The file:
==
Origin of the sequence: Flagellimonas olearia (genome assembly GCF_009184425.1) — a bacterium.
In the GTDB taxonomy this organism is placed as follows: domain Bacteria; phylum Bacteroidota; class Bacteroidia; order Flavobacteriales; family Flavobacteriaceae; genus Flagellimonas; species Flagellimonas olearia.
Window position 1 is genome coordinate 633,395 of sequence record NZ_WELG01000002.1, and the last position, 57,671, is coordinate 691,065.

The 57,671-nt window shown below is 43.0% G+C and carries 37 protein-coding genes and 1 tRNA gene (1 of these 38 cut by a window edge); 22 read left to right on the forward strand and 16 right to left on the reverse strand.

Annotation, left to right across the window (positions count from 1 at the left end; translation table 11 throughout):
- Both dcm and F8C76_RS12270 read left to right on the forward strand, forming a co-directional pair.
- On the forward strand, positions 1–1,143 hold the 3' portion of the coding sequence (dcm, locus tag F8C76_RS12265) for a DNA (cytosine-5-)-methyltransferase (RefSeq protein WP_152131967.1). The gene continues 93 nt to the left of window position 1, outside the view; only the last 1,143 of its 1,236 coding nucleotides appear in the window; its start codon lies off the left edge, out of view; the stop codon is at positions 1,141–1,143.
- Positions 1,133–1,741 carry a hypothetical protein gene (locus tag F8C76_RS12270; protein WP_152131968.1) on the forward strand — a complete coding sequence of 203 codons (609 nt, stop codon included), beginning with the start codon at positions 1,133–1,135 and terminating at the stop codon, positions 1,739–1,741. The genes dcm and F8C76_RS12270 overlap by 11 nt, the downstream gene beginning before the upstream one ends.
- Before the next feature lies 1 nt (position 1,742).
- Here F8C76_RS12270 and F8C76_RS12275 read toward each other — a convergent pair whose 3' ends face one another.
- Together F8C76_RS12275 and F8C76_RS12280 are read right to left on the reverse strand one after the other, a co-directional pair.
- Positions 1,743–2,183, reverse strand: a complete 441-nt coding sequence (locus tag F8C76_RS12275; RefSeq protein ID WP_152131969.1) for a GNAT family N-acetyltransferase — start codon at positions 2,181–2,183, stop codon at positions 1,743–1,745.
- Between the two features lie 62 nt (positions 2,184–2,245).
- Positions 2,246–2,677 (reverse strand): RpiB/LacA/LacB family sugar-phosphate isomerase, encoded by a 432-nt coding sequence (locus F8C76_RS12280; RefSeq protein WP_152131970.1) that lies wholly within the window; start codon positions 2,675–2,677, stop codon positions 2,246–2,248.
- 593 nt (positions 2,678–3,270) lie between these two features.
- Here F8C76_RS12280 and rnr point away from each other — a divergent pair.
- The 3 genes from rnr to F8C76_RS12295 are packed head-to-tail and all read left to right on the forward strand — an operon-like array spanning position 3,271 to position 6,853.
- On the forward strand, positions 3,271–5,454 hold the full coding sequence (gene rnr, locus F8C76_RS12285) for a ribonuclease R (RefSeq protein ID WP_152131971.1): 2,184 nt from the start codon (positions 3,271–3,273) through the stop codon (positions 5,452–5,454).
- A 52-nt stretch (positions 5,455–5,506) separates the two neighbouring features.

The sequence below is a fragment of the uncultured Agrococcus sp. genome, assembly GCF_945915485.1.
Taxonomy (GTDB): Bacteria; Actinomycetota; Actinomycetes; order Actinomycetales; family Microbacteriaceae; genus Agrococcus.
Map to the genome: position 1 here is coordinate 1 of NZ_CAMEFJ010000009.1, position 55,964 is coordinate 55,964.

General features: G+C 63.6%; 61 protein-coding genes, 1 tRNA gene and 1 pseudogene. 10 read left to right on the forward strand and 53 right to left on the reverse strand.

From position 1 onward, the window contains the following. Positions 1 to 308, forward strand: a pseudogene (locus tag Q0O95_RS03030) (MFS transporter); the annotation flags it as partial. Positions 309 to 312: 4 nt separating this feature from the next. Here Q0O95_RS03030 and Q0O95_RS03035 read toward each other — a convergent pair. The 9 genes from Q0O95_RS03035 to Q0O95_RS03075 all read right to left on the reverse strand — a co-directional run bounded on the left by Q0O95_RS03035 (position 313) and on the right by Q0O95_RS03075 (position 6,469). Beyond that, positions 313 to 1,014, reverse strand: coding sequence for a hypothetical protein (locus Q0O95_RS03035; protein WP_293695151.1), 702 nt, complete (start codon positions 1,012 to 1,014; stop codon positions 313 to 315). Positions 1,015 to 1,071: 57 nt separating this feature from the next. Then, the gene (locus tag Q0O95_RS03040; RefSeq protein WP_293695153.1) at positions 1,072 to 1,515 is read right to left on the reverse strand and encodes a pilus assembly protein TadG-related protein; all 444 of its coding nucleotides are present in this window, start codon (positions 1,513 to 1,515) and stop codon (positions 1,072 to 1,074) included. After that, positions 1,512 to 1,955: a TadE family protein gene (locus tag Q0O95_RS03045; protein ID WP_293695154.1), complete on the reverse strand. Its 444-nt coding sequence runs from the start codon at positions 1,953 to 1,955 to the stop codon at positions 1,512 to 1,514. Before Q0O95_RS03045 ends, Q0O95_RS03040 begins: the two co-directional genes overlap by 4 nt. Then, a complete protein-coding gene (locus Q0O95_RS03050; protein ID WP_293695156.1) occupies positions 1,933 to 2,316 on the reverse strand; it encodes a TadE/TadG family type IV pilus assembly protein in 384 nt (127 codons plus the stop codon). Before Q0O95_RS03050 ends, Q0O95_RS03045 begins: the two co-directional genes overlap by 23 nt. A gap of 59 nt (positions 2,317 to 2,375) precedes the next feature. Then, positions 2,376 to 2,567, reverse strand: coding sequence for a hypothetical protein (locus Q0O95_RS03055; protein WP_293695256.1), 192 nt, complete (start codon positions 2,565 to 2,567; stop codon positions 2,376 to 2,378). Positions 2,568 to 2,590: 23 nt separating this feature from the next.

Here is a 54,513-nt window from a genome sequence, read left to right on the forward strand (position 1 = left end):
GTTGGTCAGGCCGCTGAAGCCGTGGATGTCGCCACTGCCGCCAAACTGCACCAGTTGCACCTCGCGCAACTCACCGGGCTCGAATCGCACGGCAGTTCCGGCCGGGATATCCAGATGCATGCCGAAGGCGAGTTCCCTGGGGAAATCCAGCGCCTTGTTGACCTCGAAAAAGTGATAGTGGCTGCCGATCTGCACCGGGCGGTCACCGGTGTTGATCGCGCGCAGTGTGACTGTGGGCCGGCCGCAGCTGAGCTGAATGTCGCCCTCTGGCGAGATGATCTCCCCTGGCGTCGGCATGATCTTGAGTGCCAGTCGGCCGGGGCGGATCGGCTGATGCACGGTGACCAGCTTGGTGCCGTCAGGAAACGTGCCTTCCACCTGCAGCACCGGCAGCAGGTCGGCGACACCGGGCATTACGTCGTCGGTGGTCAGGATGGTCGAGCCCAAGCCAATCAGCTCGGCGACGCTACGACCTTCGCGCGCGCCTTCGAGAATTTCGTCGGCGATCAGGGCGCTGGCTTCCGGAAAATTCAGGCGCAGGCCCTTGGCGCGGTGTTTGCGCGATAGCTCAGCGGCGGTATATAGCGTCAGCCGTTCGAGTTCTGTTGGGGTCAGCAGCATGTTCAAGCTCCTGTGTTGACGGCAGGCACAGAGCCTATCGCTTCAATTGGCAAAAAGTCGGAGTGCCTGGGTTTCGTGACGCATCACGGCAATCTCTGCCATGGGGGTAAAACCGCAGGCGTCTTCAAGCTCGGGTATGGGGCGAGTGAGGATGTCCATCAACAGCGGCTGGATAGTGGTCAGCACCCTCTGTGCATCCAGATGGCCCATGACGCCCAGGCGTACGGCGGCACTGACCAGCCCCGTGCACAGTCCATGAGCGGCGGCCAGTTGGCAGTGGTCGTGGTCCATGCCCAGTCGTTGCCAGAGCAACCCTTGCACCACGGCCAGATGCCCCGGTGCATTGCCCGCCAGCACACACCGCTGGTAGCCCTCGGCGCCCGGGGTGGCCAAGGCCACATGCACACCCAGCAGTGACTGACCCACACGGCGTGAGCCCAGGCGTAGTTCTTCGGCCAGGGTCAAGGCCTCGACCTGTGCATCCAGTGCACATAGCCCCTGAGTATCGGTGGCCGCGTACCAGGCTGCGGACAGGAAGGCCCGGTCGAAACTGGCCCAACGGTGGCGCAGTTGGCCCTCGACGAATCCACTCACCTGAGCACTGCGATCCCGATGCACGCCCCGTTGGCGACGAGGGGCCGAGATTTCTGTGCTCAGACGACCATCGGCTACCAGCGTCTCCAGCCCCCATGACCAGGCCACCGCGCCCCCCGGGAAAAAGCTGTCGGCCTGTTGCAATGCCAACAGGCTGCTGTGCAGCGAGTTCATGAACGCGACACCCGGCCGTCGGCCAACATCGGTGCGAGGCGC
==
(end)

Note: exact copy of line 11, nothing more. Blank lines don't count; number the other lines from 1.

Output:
- Together F8C76_RS12275 and F8C76_RS12280 are read right to left on the reverse strand one after the other, a co-directional pair.